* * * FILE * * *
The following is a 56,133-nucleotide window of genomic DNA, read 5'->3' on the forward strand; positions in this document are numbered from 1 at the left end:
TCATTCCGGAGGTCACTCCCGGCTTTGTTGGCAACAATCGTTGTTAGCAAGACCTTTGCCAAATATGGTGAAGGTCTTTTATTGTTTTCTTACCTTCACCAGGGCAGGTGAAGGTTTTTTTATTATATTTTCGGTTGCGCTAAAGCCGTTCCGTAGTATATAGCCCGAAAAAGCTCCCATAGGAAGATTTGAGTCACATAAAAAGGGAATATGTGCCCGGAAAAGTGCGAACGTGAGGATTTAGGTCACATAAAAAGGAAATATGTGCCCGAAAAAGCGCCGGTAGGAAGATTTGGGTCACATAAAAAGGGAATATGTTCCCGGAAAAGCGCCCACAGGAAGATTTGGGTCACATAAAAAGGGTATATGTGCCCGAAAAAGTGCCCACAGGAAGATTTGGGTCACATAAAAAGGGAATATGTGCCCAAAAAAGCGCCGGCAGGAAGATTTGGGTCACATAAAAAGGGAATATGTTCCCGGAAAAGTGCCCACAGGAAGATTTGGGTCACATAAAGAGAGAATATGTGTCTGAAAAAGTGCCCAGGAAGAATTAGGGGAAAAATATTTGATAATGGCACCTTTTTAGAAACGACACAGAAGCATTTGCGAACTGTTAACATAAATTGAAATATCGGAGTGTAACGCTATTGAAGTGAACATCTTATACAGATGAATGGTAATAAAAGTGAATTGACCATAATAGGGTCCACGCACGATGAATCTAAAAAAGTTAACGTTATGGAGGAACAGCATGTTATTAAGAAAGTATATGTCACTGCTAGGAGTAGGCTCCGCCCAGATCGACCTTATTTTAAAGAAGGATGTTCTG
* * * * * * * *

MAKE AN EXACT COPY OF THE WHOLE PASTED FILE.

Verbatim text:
The following is a 56,133-nucleotide window of genomic DNA, read 5'->3' on the forward strand; positions in this document are numbered from 1 at the left end:
TCATTCCGGAGGTCACTCCCGGCTTTGTTGGCAACAATCGTTGTTAGCAAGACCTTTGCCAAATATGGTGAAGGTCTTTTATTGTTTTCTTACCTTCACCAGGGCAGGTGAAGGTTTTTTTATTATATTTTCGGTTGCGCTAAAGCCGTTCCGTAGTATATAGCCCGAAAAAGCTCCCATAGGAAGATTTGAGTCACATAAAAAGGGAATATGTGCCCGGAAAAGTGCGAACGTGAGGATTTAGGTCACATAAAAAGGAAATATGTGCCCGAAAAAGCGCCGGTAGGAAGATTTGGGTCACATAAAAAGGGAATATGTTCCCGGAAAAGCGCCCACAGGAAGATTTGGGTCACATAAAAAGGGTATATGTGCCCGAAAAAGTGCCCACAGGAAGATTTGGGTCACATAAAAAGGGAATATGTGCCCAAAAAAGCGCCGGCAGGAAGATTTGGGTCACATAAAAAGGGAATATGTTCCCGGAAAAGTGCCCACAGGAAGATTTGGGTCACATAAAGAGAGAATATGTGTCTGAAAAAGTGCCCAGGAAGAATTAGGGGAAAAATATTTGATAATGGCACCTTTTTAGAAACGACACAGAAGCATTTGCGAACTGTTAACATAAATTGAAATATCGGAGTGTAACGCTATTGAAGTGAACATCTTATACAGATGAATGGTAATAAAAGTGAATTGACCATAATAGGGTCCACGCACGATGAATCTAAAAAAGTTAACGTTATGGAGGAACAGCATGTTATTAAGAAAGTATATGTCACTGCTAGGAGTAGGCTCCGCCCAGATCGACCTTATTTTAAAGAAGGATGTTCTG